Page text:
1. The submission was not a final injection-molded partial receiver. (Polymer-80 is up front about the fact that they’re using customer deposits to have the complex multi-part mold made). Instead, Polymer-80’s attorney submitted the part in an additive-manufactured form that was dimensionally identical to the proposed injection-molded part, but possibly manufactured from different plastic. This was insightful on Polymer-80’s part opens up a lot of possibilities for both firearms and near-gun part designers to submit for ATF designation earlier in the design process. (An approval letter will help with fundraising).
  2. As is customary for FTB, The letter goes to great lengths to disclaim any applicability to any other case. It is the ATF’s position that these decisions are non-precedential, and can change any time with the whim of FTB, or more seriously, the real managers of ATF, the chief counsel’s office. This is their document, in the instant case, today; they do not wish to be held to it at any future date or in any future location.
  3. The FTB letter goes into depth about the part’s non-firearm status under the Gun Control Act, 18 USC § 921(a)(3)(B), but also fires a shot across Polymer-80’s bow, noting that they are also regulated by Washington’s latest anti-gun agency, the State Department:

Please be aware, while not classified as a “firearm”; the submitted items are each classified as a “defense article” as defined in 27 CFR § 447.11. The US Department of State (USPS) regulates all exports from, and particular imports into, the United States. Firearms, parts, and accessories for firearms are all grouped as “defense articles” by the USDS and overseen by there Directorate of Defense Trade Controls. Information regarding import/export of defense articles can be found on their website at

This also comes, no doubt, from the extremely anti-gun Chief Counsel’s Office in conjunction with their fellow DC anti-gunners at State. It represents not only State’s grab for extra-legislative anti-gun regulatory powers, but an attempt at implementing the signed, but unsubmitted for ratification, UN Small Arms (gun ban) Treaty.


Hat tip, Mike at ENDO, one of our 2013 Wednesday Weapons Websites of the Week. Mike notes that it might be a bigger seller at a lower price. Our guess is that the firm must recoup its mold-making expenses. (Priced injection-molding molds lately? They’re a task for a very limited subset of machinists and machine shops, although for small parts and short runs you can improvise a mold with epoxy facings on an aluminum frame). In the long run, prices may come down, especially if there is market competition.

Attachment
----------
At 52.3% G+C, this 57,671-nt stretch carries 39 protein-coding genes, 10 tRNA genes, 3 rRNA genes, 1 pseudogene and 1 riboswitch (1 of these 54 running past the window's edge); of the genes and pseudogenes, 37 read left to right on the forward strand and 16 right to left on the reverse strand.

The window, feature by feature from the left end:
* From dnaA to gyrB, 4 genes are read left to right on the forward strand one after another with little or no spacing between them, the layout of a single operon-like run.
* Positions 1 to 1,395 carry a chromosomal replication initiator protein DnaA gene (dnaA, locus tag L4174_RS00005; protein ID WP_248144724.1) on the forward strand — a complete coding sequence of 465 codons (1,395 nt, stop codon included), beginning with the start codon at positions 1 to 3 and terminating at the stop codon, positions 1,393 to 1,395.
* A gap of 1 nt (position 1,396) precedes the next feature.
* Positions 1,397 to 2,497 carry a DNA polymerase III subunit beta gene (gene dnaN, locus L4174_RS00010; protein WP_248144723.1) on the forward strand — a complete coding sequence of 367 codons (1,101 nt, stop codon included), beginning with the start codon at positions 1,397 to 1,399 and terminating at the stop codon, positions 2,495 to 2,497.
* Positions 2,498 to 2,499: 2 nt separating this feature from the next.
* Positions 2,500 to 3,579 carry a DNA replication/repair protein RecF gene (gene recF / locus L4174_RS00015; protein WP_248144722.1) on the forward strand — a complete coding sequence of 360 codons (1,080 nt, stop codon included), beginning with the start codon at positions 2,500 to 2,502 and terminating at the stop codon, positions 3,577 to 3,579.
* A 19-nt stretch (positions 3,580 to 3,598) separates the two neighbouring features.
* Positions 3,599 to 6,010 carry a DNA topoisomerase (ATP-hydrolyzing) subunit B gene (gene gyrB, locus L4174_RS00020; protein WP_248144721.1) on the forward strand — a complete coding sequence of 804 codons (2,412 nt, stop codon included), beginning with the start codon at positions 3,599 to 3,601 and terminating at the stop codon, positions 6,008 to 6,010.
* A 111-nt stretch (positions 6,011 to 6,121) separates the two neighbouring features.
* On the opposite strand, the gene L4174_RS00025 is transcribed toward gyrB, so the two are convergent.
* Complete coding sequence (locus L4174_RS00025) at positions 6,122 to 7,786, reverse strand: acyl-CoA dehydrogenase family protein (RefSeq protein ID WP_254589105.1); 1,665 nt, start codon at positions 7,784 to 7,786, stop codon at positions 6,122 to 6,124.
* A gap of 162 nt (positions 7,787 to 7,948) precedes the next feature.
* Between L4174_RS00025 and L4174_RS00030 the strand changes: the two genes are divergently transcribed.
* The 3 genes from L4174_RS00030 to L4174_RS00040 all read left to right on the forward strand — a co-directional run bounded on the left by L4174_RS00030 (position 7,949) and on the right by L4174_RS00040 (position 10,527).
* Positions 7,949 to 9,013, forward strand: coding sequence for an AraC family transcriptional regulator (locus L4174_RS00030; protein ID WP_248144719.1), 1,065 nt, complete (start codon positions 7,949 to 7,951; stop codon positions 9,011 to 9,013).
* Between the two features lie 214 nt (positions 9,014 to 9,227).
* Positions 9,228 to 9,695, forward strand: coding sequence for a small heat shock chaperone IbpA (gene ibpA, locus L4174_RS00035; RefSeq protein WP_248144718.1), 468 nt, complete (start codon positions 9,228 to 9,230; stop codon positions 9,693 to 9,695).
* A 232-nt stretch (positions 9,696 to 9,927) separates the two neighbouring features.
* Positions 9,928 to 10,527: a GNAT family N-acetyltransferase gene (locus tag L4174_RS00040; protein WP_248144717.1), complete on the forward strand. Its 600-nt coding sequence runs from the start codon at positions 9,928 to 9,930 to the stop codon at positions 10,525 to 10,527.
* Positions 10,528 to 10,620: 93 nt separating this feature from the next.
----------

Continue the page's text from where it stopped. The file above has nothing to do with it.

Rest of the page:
Hmm… who’s got a good 3D file of a G3 Glock lower?

Sunday’s Slow Start

It is Sunday, and we are back in Hog Manor, to the wailing and gnashing of teeth of the other residents, except Small Dog, who was atypically (for the family; typically, for a dog) glad to see us.

We arrive amidst a severe Diet Dr Pepper drought, which makes the two cans sacrificed to the false gods of TSA yesterday all the more poignant a loss. When time to render unto Caesar arrives later today, we shall circulate around the various retailers until we have scored the precious brown fluid, essential to maintaining the serotonin levels required for sustained gun-blogging.

It was a very good trip, and shall be repeated soon. At the moment, we are all dressed up to exercise, and have discovered the old mercury thermostat in the music room / exercise room, which is inexplicably its own heat zone, has gone the way of all ancient electrics, and has flickered its soul to the wind. There are, in fact, some rather alarming scorch marks inside that provide some clue as to the modality of its demise. This sort of simple, low-voltage, two-wire mercury thermostat is no longer made, so we shall have to substitute something for it.

Since the change from mercury switches was driven by EPA, not technology, we expect the substitute to suck like an EPA-approved vacuum cleaner wouldn’t. We’ve half a mind to release the mercury into the environment as payback.

In the meantime, exercising in NH ambient temperatures will not be terribly bracing, as the mild weather has mostly continued. (We doubt the temperature drop has been so kind to the musical instruments). At present it’s freezing out, and it will only get into the high thirties, according to the Apple weather app, but Apple and the Weather Channel agree that the week will see high temps around fifty, so that better days for catching up on neglected work on the grounds lie ahead. Most importantly, it’s past time to drain and seal the fountain till spring (you really don’t want to deal with a freeze-cracked fountain. Don’t ask how we know this).